culture

Making a Difference?

There's this story which lots of us know... and it goes like this....

One day a man was walking along the beach when he noticed a boy picking something up and gently throwing it into the ocean.
Approaching the boy, he asked, “What are you doing?” The youth replied, “Throwing starfish back into the ocean. The surf is up and the tide is going out. If I don’t throw them back, they’ll die.”
“Son,” the man said, “don’t you realize there are miles and miles of beach and hundreds of starfish? You can’t make a difference!”

After listening politely, the boy bent down, picked up another starfish, and threw it back into the surf. Then, smiling at the man, he said…” I made a difference for that one.”

This is a version of a story called 'The Star Thrower' by Loren Eiseley, the American anthropologist, educator, philosopher, and natural science writer. It's been re-used and re-worked many times since it was first published in 1969 including by motivational speakers and even as a story for children.  

One thing I learned about Loren and which I love is that he was many things and for him, writing itself becomes a form of contemplation, a way of directing mind, spirit and body towards other than himself. And his writing is engaging and thought provoking.

Take this story for instance. It's been picked over and interpreted and analysed for its meaning. It's been used to encourage people to compassion, to action and to make a difference in the world.

The story has depth, of course, but actually it's also quite simple.

And it is summed up in this quote....

Helping one person

So - just a question ... if you've got this far...

Are you making a difference, if not to the world, but at least to those around you?

Are you a Starfish Thrower?

 


Calling it out

If you're as old as me, you'll remember the days before the internet ... and social media.

Those days when if we wanted to contact people, we would have to write a letter, take the trouble to meet them in person, or phone them.

Today, though, we can post something online, send a 'direct message' on one of the social media platforms and get almost instantaneous replies.

It's like magic! 

Well I think it is anyway.

When social media first came around I was a bit dubious. Did I really want to tell the world what I was up to? Did I really want my opinion out there? Did I want to get involved in conversations not just with people I know, but perhaps with those I don't?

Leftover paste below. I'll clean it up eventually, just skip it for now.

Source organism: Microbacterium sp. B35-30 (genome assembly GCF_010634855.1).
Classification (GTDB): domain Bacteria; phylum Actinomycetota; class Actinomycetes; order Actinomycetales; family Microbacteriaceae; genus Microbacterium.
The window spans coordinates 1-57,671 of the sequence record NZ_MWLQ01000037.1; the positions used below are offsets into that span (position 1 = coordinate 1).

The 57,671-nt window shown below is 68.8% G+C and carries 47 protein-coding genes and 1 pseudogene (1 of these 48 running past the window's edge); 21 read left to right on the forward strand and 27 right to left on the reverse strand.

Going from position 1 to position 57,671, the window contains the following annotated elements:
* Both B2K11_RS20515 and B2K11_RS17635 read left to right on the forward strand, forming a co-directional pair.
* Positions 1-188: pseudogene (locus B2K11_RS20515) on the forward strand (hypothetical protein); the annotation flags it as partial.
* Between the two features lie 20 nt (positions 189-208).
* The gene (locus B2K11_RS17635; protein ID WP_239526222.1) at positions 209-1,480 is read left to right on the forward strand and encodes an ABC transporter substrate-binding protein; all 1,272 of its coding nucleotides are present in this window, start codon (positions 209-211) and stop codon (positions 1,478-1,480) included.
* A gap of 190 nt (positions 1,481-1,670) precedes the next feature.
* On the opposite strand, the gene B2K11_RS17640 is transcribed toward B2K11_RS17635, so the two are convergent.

Well ... the answer was 'YES'... although I determined from the start that I would try to be wise.

Social media has, of course, been accused of creating the downfall of humanity, or something similar.

But actually I've realised that social media is only the vehicle for misbehaviour and vile, and even evil. It allows us to be more vocal, to be nasty ... especially for those who want to do so while 'hiding' in plain sight. 

Social mediaBut as this quote reminds us ... it's not as simple as that!

And it's down to us all to call it out.

Take, for instance, the recent racist vile and vitriol posted online ... on Twitter primarily ... by those who blamed certain individual footballers for losing the England football team the Euro 2021 Cup.

So, a few of those most excellent young sportsmen missed a penalty which meant that the Italians won the game, and picked up the trophy.

In the past those racists who pointed out that these brilliant sportsmen are not white might have spouted their evil to like minded friends in the pub. But instead they posted on Twitter. Which thankfully resulted in lots of 'calling out' .. and hopefully a ban from that social media platform. Hopefully for life!

Posting on social media in public IS just like having your face on a big poster for all to see. And if you think you can behave immorally and unethically, and with hatred and offence, then think again!

You will be called out and there are masses of us online now who are determined that the social media platforms will NOT be hijacked by the 'Nasty'.